(CHICAGOPRESSRELEASE.COM) — Federal public health officials are investigating a salmonella outbreak that has infected 22 people in 10 states, the Centers for Disease Control and Prevention announced Friday.
The infections are linked to the consumption of raw alfalfa sprouts, the CDC said.
California-based Caldwell Fresh Foods is recalling all alfalfa sprouts manufactured under three of its brands because they may be contaminated with salmonella, the company said Friday. Caldwell said its alfalfa sprouts have been associated with the outbreak.
There have been no deaths reported from the outbreak, but four of those infected have been hospitalized, Caldwell Fresh Foods said in a statement Friday.
CDC is collaborating the U.S. Food and Drug Administration and with state public health officials to investigate the salmonella outbreak, the CDC said in a statement Friday.
One of those infected was an infant hospitalized in Oregon, an Oregon Department of Health official told CHICAGOPRESSRELEASE.COM. The baby had been eating alfalfa sprouts, said Paul Cieslak, manager of the state health department’s communicable disease section.
CDC is collaborating with the U.S. Food and Drug Administration and state public health officials to investigate the strain, called Salmonella Newport, the CDC said in a statement Friday.
The initial investigation traced the implicated raw alfalfa sprouts to a single sprout processor in California, the CDC said, though it did not name Caldwell Fresh Foods directly. The CDC did not respond to requests for comment on Friday.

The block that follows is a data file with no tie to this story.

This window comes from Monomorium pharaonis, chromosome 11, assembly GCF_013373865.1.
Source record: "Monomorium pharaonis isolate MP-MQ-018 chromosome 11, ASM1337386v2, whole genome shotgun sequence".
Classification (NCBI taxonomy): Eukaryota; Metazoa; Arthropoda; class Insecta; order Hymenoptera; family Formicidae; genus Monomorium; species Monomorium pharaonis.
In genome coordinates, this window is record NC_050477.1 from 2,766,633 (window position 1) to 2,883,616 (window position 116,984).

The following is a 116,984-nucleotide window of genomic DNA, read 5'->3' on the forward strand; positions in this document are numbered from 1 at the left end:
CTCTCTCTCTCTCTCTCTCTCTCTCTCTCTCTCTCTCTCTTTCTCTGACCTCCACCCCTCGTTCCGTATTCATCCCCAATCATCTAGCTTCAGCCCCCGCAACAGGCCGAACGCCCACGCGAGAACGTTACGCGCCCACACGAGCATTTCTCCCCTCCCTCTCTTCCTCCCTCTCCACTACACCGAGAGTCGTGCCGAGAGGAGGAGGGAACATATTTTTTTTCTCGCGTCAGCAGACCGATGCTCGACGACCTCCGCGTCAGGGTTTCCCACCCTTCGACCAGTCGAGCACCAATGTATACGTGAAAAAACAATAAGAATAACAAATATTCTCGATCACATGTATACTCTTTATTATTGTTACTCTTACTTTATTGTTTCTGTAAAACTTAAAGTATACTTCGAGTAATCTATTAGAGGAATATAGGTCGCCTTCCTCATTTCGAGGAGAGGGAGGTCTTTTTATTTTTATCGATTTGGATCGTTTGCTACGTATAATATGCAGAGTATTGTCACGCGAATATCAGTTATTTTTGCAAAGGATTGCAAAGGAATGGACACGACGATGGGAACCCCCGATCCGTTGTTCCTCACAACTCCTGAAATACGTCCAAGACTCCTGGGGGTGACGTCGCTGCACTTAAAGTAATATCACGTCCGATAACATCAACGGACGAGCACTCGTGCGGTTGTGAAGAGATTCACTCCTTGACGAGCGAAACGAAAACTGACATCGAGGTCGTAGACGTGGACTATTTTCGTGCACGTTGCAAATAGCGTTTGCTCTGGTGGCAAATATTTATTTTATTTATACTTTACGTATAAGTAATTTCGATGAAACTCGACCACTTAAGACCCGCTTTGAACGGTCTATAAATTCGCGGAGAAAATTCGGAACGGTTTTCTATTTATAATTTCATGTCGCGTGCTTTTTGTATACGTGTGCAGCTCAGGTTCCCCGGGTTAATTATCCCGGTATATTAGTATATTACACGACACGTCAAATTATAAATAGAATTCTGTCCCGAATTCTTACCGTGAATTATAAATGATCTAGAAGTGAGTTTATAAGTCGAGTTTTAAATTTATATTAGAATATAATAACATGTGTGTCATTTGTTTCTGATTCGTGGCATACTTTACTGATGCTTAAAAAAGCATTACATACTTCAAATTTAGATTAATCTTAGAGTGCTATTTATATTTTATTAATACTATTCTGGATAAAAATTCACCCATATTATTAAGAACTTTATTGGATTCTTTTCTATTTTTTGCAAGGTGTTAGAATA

Eleven of those sickened are in California, Caldwell Fresh Foods said, with the most recent known illness beginning on May 2.
The company, which said it voluntarily issued the recall, distributed the alfalfa sprouts under its Caldwell Fresh Foods, Nature’s Choice and California Exotics brands.
The alfalfa sprouts were distributed to various restaurants, delicatessens and retailers across the country, Caldwell Fresh Foods said. In California, Caldwell products are sold at Trader Joe’s and Wal-Mart stores, among others.
Salmonella infections linked to the outbreak have also been identified in Arizona, Colorado, Idaho, Illinois, Missouri, New Mexico, Nevada, Oregon and Wisconsin, the CDC said.
The first illness linked to the outbreak began on March 1, the agency said.
Most people infected with salmonella develop diarrhea, fever, and abdominal cramps 12 to 72 hours after infection, the CDC said. The illness usually lasts four to seven days.
Although most people recover without treatment, infants, the elderly and those with weakened immune systems can develop severe illness that can cause death unless the person is treated promptly with antibiotics, the CDC said.
Illnesses that occurred since May 2 might not yet be reported because it takes an average of two to three weeks from when a person becomes ill until the salmonella infection is reported, the CDC said.
CHICAGOPRESSRELEASE.COM’s Greg Morrison contributed to this report.